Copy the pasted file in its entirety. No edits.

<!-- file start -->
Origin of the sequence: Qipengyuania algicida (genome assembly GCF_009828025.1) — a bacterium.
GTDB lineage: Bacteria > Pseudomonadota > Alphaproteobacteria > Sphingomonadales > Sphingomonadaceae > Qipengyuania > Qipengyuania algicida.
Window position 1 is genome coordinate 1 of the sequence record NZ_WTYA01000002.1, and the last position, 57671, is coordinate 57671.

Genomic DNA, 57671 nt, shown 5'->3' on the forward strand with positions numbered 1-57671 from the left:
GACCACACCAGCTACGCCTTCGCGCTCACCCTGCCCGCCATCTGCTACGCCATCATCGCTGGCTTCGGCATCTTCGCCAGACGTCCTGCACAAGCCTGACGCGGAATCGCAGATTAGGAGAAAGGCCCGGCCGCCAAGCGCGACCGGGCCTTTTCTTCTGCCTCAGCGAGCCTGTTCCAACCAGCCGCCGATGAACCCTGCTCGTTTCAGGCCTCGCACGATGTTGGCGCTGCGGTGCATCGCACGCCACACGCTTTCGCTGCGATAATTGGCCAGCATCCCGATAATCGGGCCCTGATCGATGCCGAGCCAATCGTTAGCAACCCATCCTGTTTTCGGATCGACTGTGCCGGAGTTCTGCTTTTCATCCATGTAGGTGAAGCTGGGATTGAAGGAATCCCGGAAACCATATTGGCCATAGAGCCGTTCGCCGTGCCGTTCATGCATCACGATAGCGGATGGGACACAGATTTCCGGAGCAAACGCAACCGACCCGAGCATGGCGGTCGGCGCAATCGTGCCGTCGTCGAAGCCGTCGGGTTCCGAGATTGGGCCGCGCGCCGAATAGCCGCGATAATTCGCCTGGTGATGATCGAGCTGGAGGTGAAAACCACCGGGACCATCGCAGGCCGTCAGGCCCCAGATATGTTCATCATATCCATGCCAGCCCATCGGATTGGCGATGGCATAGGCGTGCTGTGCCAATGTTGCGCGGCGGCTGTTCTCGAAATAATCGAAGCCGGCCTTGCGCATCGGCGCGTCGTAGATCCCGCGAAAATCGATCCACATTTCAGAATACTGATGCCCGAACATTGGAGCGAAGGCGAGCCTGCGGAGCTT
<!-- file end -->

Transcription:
Origin of the sequence: Qipengyuania algicida (genome assembly GCF_009828025.1) — a bacterium.
GTDB lineage: Bacteria > Pseudomonadota > Alphaproteobacteria > Sphingomonadales > Sphingomonadaceae > Qipengyuania > Qipengyuania algicida.
Window position 1 is genome coordinate 1 of the sequence record NZ_WTYA01000002.1, and the last position, 57671, is coordinate 57671.

Genomic DNA, 57671 nt, shown 5'->3' on the forward strand with positions numbered 1-57671 from the left:
GACCACACCAGCTACGCCTTCGCGCTCACCCTGCCCGCCATCTGCTACGCCATCATCGCTGGCTTCGGCATCTTCGCCAGACGTCCTGCACAAGCCTGACGCGGAATCGCAGATTAGGAGAAAGGCCCGGCCGCCAAGCGCGACCGGGCCTTTTCTTCTGCCTCAGCGAGCCTGTTCCAACCAGCCGCCGATGAACCCTGCTCGTTTCAGGCCTCGCACGATGTTGGCGCTGCGGTGCATCGCACGCCACACGCTTTCGCTGCGATAATTGGCCAGCATCCCGATAATCGGGCCCTGATCGATGCCGAGCCAATCGTTAGCAACCCATCCTGTTTTCGGATCGACTGTGCCGGAGTTCTGCTTTTCATCCATGTAGGTGAAGCTGGGATTGAAGGAATCCCGGAAACCATATTGGCCATAGAGCCGTTCGCCGTGCCGTTCATGCATCACGATAGCGGATGGGACACAGATTTCCGGAGCAAACGCAACCGACCCGAGCATGGCGGTCGGCGCAATCGTGCCGTCGTCGAAGCCGTCGGGTTCCGAGATTGGGCCGCGCGCCGAATAGCCGCGATAATTCGCCTGGTGATGATCGAGCTGGAGGTGAAAACCACCGGGACCATCGCAGGCCGTCAGGCCCCAGATATGTTCATCATATCCATGCCAGCCCATCGGATTGGCGATGGCATAGGCGTGCTGTGCCAATGTTGCGCGGCGGCTGTTCTCGAAATAATCGAAGCCGGCCTTGCGCATCGGCGCGTCGTAGATCCCGCGAAAATCGATCCACATTTCAGAATACTGATGCCCGAACATTGGAGCGAAGGCGAGCCTGCGGAGCTT